Through 4-H, I have set many goals related to my project and my community. I used to think that because I had a goal, I had to achieve it, even if it was a minor goal. 4-H has taught me that I didn’t have to achieve my goal; as long as I tried my hardest, I was still achieving something, even if it wasn’t what I hoped for. I would achieve the ability to say “Congratulations” to someone when they won the prize that I set as my goal. I would achieve the ability to say “I’ll try again next year”, when I didn’t get voted into the officer position that I hoped for. Through 4-H I learned that no matter what I set as my goal, I will attain something.
Throughout my 4-H career, I have had many rewarding experiences, such as becoming involved in my community. Through my club, I have raised funds for the Torrington Police Department for a K-9 bullet-proof vest. I have also assisted my club in raising money so that a veteran was able to get a service dog. We also raised money for a shade awning at a local pound. It has been very rewarding to see a change in my community that I helped to facilitate. Another rewarding 4-H experience was when I ran for a leadership position on my county’s Fair Association committee. I ran for the position of publicity chair, and was elected! I am enjoying having a role in planning and promoting this year’s 4-H fair. This has enabled me to meet people and network in my community.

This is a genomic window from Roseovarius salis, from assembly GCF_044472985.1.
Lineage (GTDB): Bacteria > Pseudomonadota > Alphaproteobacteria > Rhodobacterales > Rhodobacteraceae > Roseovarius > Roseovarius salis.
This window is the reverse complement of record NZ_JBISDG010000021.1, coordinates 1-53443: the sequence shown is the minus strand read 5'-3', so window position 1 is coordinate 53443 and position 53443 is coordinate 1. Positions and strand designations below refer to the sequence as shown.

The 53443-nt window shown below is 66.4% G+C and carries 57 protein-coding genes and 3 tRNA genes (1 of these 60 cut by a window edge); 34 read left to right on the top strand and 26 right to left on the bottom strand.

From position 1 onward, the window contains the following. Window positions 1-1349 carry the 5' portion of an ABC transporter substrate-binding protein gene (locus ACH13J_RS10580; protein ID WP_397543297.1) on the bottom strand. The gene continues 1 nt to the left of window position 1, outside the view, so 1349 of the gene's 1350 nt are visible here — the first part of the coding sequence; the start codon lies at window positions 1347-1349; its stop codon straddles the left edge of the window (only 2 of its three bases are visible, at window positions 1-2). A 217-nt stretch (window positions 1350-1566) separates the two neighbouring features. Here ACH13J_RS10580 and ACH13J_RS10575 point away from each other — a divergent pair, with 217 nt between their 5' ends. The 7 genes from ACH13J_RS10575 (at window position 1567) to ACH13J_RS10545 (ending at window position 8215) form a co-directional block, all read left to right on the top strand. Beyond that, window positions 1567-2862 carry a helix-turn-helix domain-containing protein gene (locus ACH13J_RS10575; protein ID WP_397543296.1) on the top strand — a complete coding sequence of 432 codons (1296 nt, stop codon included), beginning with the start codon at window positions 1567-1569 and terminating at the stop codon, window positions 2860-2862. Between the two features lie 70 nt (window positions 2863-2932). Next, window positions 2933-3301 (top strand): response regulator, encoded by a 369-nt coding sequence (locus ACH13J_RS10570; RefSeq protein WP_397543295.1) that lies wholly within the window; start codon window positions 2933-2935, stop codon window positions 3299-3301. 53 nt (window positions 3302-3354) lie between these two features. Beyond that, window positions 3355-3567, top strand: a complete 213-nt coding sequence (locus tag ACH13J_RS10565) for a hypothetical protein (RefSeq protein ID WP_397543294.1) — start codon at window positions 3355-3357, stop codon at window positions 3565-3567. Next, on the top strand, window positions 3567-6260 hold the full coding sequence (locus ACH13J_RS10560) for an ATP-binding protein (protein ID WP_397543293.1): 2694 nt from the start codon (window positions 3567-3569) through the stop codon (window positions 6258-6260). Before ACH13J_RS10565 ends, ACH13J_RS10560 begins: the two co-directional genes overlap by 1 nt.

After becoming active in my community, my biggest challenge has been the realization that 4-H is not widely known. While venturing out into my community, I have had the opportunity to educate people about 4-H. By participating in the Litchfield County Ad Campaign, I have raised funds and helped raise awareness about 4-H and the opportunities that it provides to youth.
Extension brings the research of the land-grant university to communities statewide. Other departments at UConn are helping Extension grow and impact new audiences with the research and resources they produce. We have built a partnership with the Department of Marketing in the School of Business that has transformed the marketing initiatives of UConn Extension, and strengthened our brand.